Mets intend to make Daniel Murphy a $15.8m qualifying offer
As far back as two summers ago and as recently as the last week, the Mets have not altered their stance on extending Daniel Murphy a long-term deal beyond the final year of team control in 2015.
The issue has always been about value in regards to Murphy. He is a below average defender but capable of playing multiple positions on an everyday basis. It’s mostly why the industry has and still views Murphy as a super-utility player on a good team.
And he has filled that role admirably with these very good Mets, who he has led to the cusp of their first National League pennant in 15 years.
Murphy has always been viewed to command market in the range of $10 million a year over a three or four year period. For the Mets, paying that price for Murphy – who is earning $8.5 million in his final year of arbitration eligibility in 2015 – was always believed to be an overpay thanks to his below average defense and often perplexing play.
As such, the future of the position has been lying in the hands of Dilson Herrera, and possibly Wilmer Flores or Matt Reynolds.
In regards to Herrera specifically, people within the organization love his talent, and he has been widely viewed as the future of the position since he was acquired two years ago from the Pirates for John Buck and Marlon Byrd. In that time, there’s been no talk of Murphy as the future of the position as well.
So the writing has been on the wall for Murphy to simply walk at the end of this year for a while now, his postseason heroics not withstanding.
And according to a report from Kristie Ackert in the Daily News, as the club continues to maintain their position of letting Murphy go at the end of the season.
“He’s been great, really great,” a club source told Ackert, “but it changes nothing.”
What’s more, Jon Heyman of CBS Sports says the Mets are not expected to extend Murphy a qualifying offer of $15.8 million this winter, meaning if he signs elsewhere, the Mets will not be able to receive compensation for him in the 2016 first-year player draft.
But could that stance be changing? Perhaps, at least partially.
With Murphy’s value escalating with his beyond stellar performance in the postseason, it may be a worthy gamble to at least extend the long-time Met a qualifying offer, which will reportedly be $15.8 million this winter.
No matter what the Mets ultimately decide, there will be a market for Murphy’s services this winter, especially after this playoff run which he’s proving to be someone who can handle the pressure cooker of the postseason and in New York at that, as well as a guy who has a knack for not only clutch hitting, but truly big hits in big moments late in games.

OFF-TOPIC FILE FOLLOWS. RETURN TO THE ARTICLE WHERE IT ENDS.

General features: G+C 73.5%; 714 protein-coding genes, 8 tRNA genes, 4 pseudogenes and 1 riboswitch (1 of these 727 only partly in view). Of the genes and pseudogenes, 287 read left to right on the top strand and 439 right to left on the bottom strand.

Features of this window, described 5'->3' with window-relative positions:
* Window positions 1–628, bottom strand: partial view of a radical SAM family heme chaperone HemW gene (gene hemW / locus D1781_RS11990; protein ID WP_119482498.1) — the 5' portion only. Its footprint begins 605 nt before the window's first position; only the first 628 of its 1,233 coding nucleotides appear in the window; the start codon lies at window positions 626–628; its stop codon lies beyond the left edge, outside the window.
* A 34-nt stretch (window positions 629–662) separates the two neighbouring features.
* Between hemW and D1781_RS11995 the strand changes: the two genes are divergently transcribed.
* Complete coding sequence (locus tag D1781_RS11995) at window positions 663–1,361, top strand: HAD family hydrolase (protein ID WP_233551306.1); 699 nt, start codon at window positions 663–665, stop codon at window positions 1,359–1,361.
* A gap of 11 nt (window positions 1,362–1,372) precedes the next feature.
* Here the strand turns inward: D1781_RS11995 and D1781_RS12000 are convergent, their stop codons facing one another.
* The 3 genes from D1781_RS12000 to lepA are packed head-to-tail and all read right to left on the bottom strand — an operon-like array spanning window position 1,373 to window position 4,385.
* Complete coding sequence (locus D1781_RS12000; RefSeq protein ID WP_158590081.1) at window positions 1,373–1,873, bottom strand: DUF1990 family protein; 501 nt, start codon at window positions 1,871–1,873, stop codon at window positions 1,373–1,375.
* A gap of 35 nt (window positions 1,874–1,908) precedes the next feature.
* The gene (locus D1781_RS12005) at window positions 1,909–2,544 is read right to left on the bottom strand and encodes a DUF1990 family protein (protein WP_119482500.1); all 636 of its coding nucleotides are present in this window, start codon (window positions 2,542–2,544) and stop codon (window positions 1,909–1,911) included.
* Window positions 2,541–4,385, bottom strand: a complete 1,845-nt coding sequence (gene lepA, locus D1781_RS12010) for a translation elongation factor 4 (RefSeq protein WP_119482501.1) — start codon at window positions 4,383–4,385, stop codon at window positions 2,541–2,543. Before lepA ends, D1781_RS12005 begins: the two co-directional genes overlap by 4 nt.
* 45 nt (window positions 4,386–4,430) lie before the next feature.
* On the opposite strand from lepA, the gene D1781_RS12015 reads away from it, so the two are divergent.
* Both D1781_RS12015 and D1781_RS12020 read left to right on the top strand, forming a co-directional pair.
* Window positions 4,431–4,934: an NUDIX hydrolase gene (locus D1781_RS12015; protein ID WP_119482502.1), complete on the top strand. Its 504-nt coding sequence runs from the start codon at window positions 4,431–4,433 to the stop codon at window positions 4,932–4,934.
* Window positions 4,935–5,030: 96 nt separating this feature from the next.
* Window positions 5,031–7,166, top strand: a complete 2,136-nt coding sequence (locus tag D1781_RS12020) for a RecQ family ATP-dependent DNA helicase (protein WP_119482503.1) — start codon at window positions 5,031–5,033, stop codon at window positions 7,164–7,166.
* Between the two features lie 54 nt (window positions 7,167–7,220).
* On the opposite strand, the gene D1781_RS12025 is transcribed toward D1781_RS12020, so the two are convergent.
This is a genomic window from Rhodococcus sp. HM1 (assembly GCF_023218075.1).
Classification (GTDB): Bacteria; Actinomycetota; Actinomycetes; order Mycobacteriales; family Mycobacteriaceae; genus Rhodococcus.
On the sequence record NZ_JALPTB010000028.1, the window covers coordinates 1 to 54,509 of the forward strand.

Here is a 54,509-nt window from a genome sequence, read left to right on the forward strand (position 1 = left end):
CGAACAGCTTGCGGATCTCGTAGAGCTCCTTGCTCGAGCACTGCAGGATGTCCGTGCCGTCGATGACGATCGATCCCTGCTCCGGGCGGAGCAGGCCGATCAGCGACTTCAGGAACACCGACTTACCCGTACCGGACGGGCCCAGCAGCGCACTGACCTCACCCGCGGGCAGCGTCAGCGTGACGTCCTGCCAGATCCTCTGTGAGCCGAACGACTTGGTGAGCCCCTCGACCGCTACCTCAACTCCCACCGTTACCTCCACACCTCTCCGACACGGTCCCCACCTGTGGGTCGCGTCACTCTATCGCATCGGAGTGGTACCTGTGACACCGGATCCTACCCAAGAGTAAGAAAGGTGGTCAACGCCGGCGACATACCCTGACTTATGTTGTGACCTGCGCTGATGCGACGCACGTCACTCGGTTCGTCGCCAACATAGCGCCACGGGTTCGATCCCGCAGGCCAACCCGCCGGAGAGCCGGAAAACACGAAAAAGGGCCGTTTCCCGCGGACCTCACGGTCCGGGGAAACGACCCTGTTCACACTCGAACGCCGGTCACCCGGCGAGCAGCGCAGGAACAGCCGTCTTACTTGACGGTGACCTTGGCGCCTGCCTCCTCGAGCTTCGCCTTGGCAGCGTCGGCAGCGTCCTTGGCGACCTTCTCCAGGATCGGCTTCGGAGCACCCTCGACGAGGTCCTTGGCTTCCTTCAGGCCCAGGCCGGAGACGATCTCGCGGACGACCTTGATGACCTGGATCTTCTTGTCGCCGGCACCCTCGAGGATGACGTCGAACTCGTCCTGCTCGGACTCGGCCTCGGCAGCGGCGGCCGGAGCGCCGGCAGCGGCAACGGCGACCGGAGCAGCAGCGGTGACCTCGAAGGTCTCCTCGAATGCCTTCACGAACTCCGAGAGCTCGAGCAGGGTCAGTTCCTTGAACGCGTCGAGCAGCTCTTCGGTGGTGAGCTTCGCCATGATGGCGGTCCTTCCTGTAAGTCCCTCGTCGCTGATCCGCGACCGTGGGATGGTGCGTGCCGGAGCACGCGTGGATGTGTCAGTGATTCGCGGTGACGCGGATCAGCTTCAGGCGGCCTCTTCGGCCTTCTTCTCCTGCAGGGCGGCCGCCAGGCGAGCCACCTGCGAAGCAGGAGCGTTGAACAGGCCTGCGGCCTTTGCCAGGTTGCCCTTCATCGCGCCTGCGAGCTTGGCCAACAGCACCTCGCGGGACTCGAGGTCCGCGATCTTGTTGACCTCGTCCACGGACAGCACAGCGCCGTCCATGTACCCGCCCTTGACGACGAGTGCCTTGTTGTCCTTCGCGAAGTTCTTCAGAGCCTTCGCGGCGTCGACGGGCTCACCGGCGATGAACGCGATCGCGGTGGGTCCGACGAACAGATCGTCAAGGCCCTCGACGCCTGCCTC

If that’s the case, Murphy would be foolish to consider taking the qualifying offer, instead going for the security of a long-term contract, be it with the Mets or elsewhere.
This becomes important because of another off-season problem the Mets could have, as well.
The Mets cannot extend Yoenis Cespedes a qualifying offer since he was acquired mid-year. If the Mets fail to retain him, they will have nothing to show for in that trade except a renewed need to find a production replacement. That could come with a player tied to a qualifying offer from another team, meaning the Mets could conceivably be forfeiting a first round selection in two consecutive drafts (remember, they relinquished their first round pick to sign Michael Cuddyer last November).
The Mets can ill-afford to let that happen, which makes retaining Cespedes a priority. But they cannot guarantee that, so extending a qualifying offer to Murphy at least gives them a higher-than second-round pick in the 2016 draft, fairly close to their current draft position in the first round.
And so, Joel Sherman of the New York Post says the Mets will indeed extend Murphy a qualifying offer this winter, although they remain “lukewarm” about the possibility of a long-term contract.
Of course, losing both Murphy and Cespedes would not be ideal for a franchise coming off what appears to be a World Series berth this fall. But strategizing and at least aligning their chips would be the prudent approach, and in the case of a qualifying offer for Murphy, a worthy gamble to take whether they want him to take it or not.